Lesson learned: Always research drug interactions before starting a new prescription, even if your prescribing doctor won’t.
October: At my checkup 5 months later, my Vitamin D has doubled but nothing else has really changed, other than feeling extremely deprived after passing up every wheat-based noodle that entices my gaze. My functional doctor points out that it can take up a year for gluten to purge from the system, so I reach down and draw upon my deepest reserves of patience which is not something I excel at.
December: I shower the Judgey Bear with educational and fun Christmas gifts, and in return he gifts me with a nasty cold. Guess what…sinus infection! I know you didn’t see THAT coming! This time I am determined to beat it without the little pink pills, and self-medicate with a of homeopathic remedies, raw apple cider vinegar, oil of oregano, and Umcka syrup. Of course, I am taking these all at arbitrary, irregular times as even my functional doctor mostly recommends pharmaceuticals. My infection worsens and I spend most of December and Christmas bed-ridden, missing work and many Judgey Bear cuddles in the process.
Then one evening, it all changed.
While researching attachment parenting online, I came across a blog post by a super-natural mama and Chinese medicine practitioner named Holistic Squid; the article was titled, “Why I Ditched Attachment Parenting“. This blogger was funny, poignant, and unapologetic about doing what was best for her family despite the gung-ho nature of attachment parenting. Another article on her blog titled “”I Eat White Rice” caught my eye, which discussed white rice is actually healthier than brown rice due to anti-nutrients present when not prepared properly. Reading that post exposed me to an entirely new universe known as the nourishing real food diet, which is modeled after the groundbreaking work of Weston A. Price. Price was an American dentist who saw a connection between failing dental health and a newly industrialized American food supply. In the 1930’s he visited traditional cultures around the world in order to understand how the ancestral, nutrient-dense diets of these peoples correlated to their radiant good health.
I began to discover a network of holistic wellness and real food bloggers that all had one mission: to help blow the lid off of commonly held conventions about food, medicine and parenting in this country and empower families to take the reigns of their wellness destinies. I. am. HOOKED.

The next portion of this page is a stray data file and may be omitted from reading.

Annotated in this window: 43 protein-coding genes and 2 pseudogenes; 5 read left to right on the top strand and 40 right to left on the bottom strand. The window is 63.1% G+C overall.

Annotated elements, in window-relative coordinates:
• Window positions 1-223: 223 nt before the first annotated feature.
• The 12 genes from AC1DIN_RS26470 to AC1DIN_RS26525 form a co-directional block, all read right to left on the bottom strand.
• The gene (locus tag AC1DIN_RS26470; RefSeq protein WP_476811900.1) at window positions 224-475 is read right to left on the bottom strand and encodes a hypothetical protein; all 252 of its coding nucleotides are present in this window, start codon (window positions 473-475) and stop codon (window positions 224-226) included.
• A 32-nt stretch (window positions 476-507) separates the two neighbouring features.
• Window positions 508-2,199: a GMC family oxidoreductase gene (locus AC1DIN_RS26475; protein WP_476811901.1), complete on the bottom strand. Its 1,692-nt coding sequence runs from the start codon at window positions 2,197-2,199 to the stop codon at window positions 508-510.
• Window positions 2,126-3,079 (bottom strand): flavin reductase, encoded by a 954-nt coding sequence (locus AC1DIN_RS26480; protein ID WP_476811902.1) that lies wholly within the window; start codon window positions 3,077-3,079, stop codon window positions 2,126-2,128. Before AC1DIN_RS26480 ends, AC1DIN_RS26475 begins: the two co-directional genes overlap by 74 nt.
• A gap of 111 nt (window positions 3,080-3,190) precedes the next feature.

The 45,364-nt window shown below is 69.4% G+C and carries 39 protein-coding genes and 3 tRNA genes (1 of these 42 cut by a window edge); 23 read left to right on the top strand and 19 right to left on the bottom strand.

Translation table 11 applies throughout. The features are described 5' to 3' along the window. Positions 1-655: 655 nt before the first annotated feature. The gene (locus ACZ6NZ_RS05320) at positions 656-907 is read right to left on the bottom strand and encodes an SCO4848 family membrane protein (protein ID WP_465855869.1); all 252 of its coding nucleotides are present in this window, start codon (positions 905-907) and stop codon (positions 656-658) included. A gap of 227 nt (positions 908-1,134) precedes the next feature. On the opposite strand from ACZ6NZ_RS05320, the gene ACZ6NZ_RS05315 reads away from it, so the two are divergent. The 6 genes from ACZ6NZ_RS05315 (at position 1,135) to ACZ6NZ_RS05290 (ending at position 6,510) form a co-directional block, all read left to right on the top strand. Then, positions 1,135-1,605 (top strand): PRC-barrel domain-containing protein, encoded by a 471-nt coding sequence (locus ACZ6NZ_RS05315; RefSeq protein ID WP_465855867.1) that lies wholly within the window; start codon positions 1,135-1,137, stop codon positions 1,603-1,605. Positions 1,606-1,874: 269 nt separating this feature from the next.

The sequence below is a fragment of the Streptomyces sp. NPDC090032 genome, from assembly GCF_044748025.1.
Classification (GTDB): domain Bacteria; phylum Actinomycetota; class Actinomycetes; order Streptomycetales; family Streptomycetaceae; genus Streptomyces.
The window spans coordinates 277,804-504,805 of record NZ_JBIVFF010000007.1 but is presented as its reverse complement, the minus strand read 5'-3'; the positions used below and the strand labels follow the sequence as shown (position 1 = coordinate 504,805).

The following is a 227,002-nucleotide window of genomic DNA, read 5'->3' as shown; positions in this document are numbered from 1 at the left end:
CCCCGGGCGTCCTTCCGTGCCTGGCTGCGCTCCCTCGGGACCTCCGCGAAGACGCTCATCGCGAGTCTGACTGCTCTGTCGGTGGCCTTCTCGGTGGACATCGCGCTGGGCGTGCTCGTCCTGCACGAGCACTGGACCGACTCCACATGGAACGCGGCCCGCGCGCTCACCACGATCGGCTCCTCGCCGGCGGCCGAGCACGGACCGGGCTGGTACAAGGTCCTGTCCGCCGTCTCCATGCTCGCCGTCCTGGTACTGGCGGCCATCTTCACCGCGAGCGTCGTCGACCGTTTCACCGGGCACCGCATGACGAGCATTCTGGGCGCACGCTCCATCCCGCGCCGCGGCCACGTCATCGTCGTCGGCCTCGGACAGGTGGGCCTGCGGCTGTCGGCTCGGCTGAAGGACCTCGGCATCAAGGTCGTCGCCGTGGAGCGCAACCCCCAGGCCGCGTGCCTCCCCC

January: I methodically begin cleansing our food and home of toxins, adapting our diet to incorporate the pillars of real food such as fermented vegetables, grass-fed meats, pastured eggs, bone broths and the real healthy fats sourced from coconuts and…animals. Yes, I just said animal fats are healthy. More to come on that. I overhaul all of our skincare and cleaning products with as-effective homemade versions using vinegars, water and essential oils.
Upon making these changes, I notice a dramatic shift in the health of everyone in my home: one mild cold and a 2-hour stint of stomach flu. The Judgey Bear even escapes a full-blown bout of cocksackie despite his entire class staying out of daycare for a week. On cleaning day, our home smells like a spa instead of a paint factory. But my greatest achievement? I beat my first cold…without a sinus infection or antibiotics. That is NOTHING to sneeze at (see what I did there? hyuk.)
Typical meal: Grass-fed meat or pastured chicken, pastured eggs cooked in lard, fermented sauerkraut, roasted beets in coconut oil.
March: To hit the refresh button on my interstitial cystitis and pelvic issues, I find a urogynocologist who is also a Doctor of Osteopathy. I am refreshed by Dr. Down-There’s balanced and thorough approach, a rare find in this field. A culture revearls I have a ureaplasm infection and…yeast. (I know, TMI). A round of doxycycline and Diflucan later, the ureaplasm is gone, but the yeast is not. I suspect I’ve had it since JB was born, and that I likely have a systemic Candida overgrowth. Dr. Down-There recommends a painful Botox procedure to alleviate my pelvic pain and bladder distension to help my IC pain, both of which sound SO fun. However, these procedures do come with risk, AND they require the yeast to take a hike. These developments shake my confidence in my new wellness campaign, and I begin to wonder if I’ll ever overcome these setbacks.